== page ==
Athens gift to visitors, the glass floored gallery houses relics from the slopes of the Acropolis. The transparent glass floor provides a view of an archeological excavation while the upward slope of the floor represents the ascent to the Acropolis. This is one of the best museums I’ve ever visited. It was designed by architect Bernard Tschumi with Michael Photiadis and inaugurated in the summer of 2009. The Museum hosts its collections across three levels, as well as in the archaeological excavation that lies at its foundations.
The Museum’s exhibition culminates on the third floor, in the glass-encased “Parthenon Gallery”. The relief sculptures of the Parthenon frieze depicting the Panathenaic procession are exhibited in continuous sequence along the perimeter of the external surface of the rectangular concrete core of the Gallery. The metopes, the marble slabs with relief representations from Greek mythology, are exhibited in between the stainless-steel columns of the Gallery, which are the same in number as the columns of the Parthenon. The colossal figures of the two pediments have been placed on pedestals on the east and west sides of the Gallery. The east pediment depicts the birth of the Goddess Athena, emerging from the head of her father Zeus, and the west pediment depicts the battle between Athena and Poseidon over the land of Attica. The third floor is the exact length of the Parthenon.
Many of the displays provide line drawings the exact size of a particular ancient and actual remnants attached of the drawing, providing a real look at a particular site as the excavations continue to reveal original pieces.
Amid the treasures are video displays, 3 D projections and you can tour virtually the Archaic Gallery and the Parthenon Gallery. The “walk-through” feature of the project uses Google’s Street View technology. Explore physical and contextual information provided about the collection of the Acropolis Museum. The virtual images of artworks are reproduced at extremely high quality.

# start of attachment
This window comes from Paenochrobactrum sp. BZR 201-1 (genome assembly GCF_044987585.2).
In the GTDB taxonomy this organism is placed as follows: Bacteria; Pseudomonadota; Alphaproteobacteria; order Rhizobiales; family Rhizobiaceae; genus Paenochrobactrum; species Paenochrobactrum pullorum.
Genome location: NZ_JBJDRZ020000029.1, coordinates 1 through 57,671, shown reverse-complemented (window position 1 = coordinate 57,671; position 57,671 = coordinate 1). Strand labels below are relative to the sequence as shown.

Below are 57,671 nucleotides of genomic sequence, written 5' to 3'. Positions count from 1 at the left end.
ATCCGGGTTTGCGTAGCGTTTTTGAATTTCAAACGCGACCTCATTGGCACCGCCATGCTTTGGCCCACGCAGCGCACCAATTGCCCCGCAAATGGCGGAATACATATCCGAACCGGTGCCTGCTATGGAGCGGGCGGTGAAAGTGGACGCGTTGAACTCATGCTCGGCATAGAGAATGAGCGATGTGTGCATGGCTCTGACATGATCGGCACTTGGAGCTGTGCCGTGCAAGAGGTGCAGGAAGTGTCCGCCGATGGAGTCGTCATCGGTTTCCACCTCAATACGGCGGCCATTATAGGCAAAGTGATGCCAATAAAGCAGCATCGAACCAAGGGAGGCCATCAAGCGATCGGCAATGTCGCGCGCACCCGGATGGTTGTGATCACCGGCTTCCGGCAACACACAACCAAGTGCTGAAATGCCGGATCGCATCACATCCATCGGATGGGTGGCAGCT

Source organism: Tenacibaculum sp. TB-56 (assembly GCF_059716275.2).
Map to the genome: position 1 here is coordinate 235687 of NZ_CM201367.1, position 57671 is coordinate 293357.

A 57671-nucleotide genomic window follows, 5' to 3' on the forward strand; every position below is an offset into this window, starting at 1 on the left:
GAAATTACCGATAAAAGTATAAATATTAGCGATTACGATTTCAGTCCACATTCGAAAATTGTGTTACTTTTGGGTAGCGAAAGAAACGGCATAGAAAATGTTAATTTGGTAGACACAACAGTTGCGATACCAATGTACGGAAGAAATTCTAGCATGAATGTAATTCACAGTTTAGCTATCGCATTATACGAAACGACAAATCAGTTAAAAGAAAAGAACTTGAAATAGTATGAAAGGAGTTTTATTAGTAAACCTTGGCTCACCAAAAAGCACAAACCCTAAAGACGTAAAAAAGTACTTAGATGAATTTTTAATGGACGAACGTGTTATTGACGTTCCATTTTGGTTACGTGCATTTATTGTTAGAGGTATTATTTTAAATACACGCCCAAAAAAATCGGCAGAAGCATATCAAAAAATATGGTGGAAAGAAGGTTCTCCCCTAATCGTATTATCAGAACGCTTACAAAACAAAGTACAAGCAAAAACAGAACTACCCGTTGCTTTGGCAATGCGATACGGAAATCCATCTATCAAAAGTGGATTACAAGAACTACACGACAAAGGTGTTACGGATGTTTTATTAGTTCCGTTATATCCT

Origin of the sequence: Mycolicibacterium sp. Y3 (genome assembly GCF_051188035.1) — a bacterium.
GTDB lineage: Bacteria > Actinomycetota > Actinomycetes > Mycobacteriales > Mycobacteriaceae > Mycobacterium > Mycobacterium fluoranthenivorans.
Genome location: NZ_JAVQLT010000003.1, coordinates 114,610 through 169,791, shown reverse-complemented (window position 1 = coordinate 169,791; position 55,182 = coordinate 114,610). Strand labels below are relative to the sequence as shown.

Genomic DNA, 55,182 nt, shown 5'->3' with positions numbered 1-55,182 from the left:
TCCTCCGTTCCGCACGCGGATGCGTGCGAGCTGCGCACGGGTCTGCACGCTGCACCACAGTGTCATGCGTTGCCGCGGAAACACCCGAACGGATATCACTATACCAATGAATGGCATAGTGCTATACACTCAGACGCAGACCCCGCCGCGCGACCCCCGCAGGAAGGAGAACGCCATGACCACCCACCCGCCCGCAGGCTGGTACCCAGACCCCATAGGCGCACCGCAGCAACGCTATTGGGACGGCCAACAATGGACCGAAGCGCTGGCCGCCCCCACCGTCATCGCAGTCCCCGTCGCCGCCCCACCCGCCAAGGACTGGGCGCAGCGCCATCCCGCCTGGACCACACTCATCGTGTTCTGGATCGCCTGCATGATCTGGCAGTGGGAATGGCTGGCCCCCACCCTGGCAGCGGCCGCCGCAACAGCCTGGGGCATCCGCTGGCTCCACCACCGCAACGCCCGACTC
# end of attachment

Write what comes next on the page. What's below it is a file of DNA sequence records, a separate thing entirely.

From the NY Times article on the Six Sisters: For 2,500 years, the six sisters stood unflinching atop the Acropolis, as the fires of war blazed around them, bullets nicked their robes, and bombs scarred their curvaceous bodies. When one of them was kidnapped in the 19th century, legend had it that the other five could be heard weeping in the night. But only recently have the famed Caryatid statues, among the great divas of ancient Greece, had a chance to reveal their full glory. For three and a half years, conservators at the Acropolis Museum have been cleaning the maidens, Ionic columns in female form believed to have been sculpted by Alkamenes, a student of ancient Greece’s greatest artist, Phidias. Their initial function was to prop up a part of the Erechtheion, the sacred temple near the Parthenon that paid homage to the first kings of Athens and the Greek gods Athena and Poseidon. Today they are star attractions in the museum; the originals outside were replaced with reproductions in 1979 to keep the real maidens safe. Over the centuries, a coat of black grime came to mask their beauty. Now conservators have restored them to their original ivory glow, using a specially developed laser technology.
During the cleaning and restoration of the Six Sisters, which was done on site, the museum recorded the process. https://www.youtube.com/watch?v=bwCNfQh8Woo&feature=youtu.be
Plan to spend several hours roaming this beautifully detailed and stylish educational museum. Not far from the Acropolis, hike the Acropolis and Parthenon grounds before the heat in the morning, lunch near the museum and spend your afternoon in the museum. See post on lunch at Gods Restaurant.